Smoky red pepper & sweetcorn soup

Roasted pepper and smoked sweetcorn soup

At my supper clubs, I always offer alternatives for people with dietary requirements, but I don’t want anyone looking across the table and seeing something they wish they could have had. So for any alternative dish on my menu, my rule is that it has to be fundamentally similar to (and as good as) the dish that it’s based on. It’s a rule that can sometimes be trying, but occasionally it pays dividends. This soup is one of those dividends.

I’d just been dazzled by a smoky bacon and sweetcorn veloute at the Oxford Kitchen and I was looking to steal the idea for an upcoming supper club. However, for a vegetarian guest I also needed a meat-free alternative. I remembered the blackened skins of my wood-oven-roasted red peppers and thought, with their smokiness, they might make a passable substitute for the bacon. But I was wrong. They were miles better.

In the end, I didn’t bother serving or even making the bacon version, but this smoky red pepper and sweetcorn soup has appeared on more than one supper club menu, and frequently gets cited as people’s favourite dish of the night. It’s my favourite too, because it reminds me of the incredible opportunity that can exist within the challenge of having to come up with alternatives.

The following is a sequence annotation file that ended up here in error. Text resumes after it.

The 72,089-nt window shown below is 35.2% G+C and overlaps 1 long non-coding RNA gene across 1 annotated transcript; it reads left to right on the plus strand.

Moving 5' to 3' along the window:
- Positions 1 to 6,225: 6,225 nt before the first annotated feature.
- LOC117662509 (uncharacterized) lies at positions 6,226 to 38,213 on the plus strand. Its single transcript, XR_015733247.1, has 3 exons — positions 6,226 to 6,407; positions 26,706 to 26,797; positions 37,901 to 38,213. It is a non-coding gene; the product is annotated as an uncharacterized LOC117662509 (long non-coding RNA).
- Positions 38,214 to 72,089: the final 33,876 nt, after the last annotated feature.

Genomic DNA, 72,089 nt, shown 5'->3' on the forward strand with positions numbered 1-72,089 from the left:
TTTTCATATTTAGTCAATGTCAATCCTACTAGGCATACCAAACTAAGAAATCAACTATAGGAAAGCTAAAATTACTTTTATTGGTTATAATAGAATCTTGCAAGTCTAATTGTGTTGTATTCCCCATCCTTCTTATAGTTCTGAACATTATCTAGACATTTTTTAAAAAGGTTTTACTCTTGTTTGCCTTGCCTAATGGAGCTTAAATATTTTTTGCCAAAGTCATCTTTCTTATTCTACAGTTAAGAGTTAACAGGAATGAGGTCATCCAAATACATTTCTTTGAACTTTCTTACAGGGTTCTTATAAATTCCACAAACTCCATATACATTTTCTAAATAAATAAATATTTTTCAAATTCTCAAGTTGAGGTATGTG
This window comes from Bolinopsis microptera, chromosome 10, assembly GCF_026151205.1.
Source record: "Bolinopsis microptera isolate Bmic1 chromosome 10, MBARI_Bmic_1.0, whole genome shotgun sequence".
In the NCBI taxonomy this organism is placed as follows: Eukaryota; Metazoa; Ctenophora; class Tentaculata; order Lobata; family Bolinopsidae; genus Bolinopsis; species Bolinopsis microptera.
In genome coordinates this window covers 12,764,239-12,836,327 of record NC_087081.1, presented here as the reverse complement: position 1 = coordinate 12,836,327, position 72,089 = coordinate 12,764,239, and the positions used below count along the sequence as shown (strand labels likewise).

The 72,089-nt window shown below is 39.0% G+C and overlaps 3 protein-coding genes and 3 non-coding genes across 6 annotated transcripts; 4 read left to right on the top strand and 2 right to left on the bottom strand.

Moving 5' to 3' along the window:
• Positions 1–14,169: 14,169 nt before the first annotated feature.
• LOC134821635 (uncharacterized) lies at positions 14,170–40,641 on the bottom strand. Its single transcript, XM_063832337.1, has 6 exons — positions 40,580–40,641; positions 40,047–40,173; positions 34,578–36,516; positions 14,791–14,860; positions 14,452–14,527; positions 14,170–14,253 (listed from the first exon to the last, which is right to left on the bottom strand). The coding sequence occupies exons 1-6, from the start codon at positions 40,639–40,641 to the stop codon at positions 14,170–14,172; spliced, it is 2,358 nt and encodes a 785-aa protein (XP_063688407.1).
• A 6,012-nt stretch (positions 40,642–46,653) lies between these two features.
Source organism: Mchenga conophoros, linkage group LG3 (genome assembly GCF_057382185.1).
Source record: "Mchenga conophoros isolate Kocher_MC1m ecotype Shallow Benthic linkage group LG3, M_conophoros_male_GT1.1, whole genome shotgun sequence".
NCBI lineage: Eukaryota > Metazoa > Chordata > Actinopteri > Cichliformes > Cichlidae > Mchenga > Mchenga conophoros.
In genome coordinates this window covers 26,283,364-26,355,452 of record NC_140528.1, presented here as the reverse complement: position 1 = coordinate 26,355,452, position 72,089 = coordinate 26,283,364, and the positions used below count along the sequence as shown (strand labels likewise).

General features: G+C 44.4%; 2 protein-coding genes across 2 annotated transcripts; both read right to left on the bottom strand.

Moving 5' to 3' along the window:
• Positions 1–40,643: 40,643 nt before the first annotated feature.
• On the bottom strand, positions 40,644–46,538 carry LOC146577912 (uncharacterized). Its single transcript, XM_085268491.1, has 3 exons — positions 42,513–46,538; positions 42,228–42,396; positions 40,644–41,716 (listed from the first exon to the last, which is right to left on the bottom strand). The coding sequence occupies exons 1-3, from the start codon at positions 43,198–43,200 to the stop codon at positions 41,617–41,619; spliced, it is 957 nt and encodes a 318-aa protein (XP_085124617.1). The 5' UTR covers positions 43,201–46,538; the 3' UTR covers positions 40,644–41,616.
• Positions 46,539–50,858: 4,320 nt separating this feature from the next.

Recipe

  • 4 to 6 red peppers
  • 2 heads of corn on the cob
  • Salt, white pepper and lemon juice to taste
  • Smoked paprika and/or cayenne (optional)

Blacken the peppers over a direct heat on a barbecue, directly over a gas flame or under the grill. Keep turning them until the skin blisters and is black and burnt all over.

Take the peppers off and allow to cool. When they cold enough to handle, peel off the burnt skin. Trim the tops off the peppers and scoop out the seedy core.

Toast the sweetcorn well all over. Cut the kernels from the cob and blend kernels and peppers with 1 to 2 cups of water.

Parse through a fine sieve and discard the pulp.

Season with salt, white pepper and lemon juice to taste. Add cayenne if you like it spicier or smoked paprika if you like it smokier. Serve hot as an amuse bouche or a stunning starter, or chilled with a dash of vodka as a souped-up Bloody Mary.

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